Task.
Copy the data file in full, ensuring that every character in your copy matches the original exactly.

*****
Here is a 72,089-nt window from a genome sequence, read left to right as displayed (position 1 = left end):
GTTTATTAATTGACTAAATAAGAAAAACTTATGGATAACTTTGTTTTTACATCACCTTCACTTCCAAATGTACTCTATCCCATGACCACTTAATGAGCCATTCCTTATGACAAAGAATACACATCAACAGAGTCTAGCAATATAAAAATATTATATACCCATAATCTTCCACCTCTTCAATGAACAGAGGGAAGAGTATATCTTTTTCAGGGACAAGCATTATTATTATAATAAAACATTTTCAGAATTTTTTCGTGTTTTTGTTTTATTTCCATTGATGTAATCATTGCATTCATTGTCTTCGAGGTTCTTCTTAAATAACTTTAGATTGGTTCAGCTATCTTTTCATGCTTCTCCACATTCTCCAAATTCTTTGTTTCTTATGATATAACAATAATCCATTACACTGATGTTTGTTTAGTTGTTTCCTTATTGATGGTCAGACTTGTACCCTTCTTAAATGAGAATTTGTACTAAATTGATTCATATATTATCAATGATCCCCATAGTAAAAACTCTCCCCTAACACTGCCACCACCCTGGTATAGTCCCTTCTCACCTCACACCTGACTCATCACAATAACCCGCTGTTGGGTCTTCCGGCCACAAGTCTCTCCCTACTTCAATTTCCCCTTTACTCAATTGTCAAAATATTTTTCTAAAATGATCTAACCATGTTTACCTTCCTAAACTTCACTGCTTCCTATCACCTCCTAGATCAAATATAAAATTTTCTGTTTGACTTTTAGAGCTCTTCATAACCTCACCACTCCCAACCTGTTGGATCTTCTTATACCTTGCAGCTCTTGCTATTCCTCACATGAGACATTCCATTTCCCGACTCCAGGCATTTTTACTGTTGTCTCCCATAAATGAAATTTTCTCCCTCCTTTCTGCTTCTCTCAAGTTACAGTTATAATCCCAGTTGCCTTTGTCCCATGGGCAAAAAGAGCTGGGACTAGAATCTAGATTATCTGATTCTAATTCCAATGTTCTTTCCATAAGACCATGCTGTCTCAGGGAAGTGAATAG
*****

Here is a 72,089-nt window from a genome sequence, read left to right as displayed (position 1 = left end):
GTTTATTAATTGACTAAATAAGAAAAACTTATGGATAACTTTGTTTTTACATCACCTTCACTTCCAAATGTACTCTATCCCATGACCACTTAATGAGCCATTCCTTATGACAAAGAATACACATCAACAGAGTCTAGCAATATAAAAATATTATATACCCATAATCTTCCACCTCTTCAATGAACAGAGGGAAGAGTATATCTTTTTCAGGGACAAGCATTATTATTATAATAAAACATTTTCAGAATTTTTTCGTGTTTTTGTTTTATTTCCATTGATGTAATCATTGCATTCATTGTCTTCGAGGTTCTTCTTAAATAACTTTAGATTGGTTCAGCTATCTTTTCATGCTTCTCCACATTCTCCAAATTCTTTGTTTCTTATGATATAACAATAATCCATTACACTGATGTTTGTTTAGTTGTTTCCTTATTGATGGTCAGACTTGTACCCTTCTTAAATGAGAATTTGTACTAAATTGATTCATATATTATCAATGATCCCCATAGTAAAAACTCTCCCCTAACACTGCCACCACCCTGGTATAGTCCCTTCTCACCTCACACCTGACTCATCACAATAACCCGCTGTTGGGTCTTCCGGCCACAAGTCTCTCCCTACTTCAATTTCCCCTTTACTCAATTGTCAAAATATTTTTCTAAAATGATCTAACCATGTTTACCTTCCTAAACTTCACTGCTTCCTATCACCTCCTAGATCAAATATAAAATTTTCTGTTTGACTTTTAGAGCTCTTCATAACCTCACCACTCCCAACCTGTTGGATCTTCTTATACCTTGCAGCTCTTGCTATTCCTCACATGAGACATTCCATTTCCCGACTCCAGGCATTTTTACTGTTGTCTCCCATAAATGAAATTTTCTCCCTCCTTTCTGCTTCTCTCAAGTTACAGTTATAATCCCAGTTGCCTTTGTCCCATGGGCAAAAAGAGCTGGGACTAGAATCTAGATTATCTGATTCTAATTCCAATGTTCTTTCCATAAGACCATGCTGTCTCAGGGAAGTGAATAG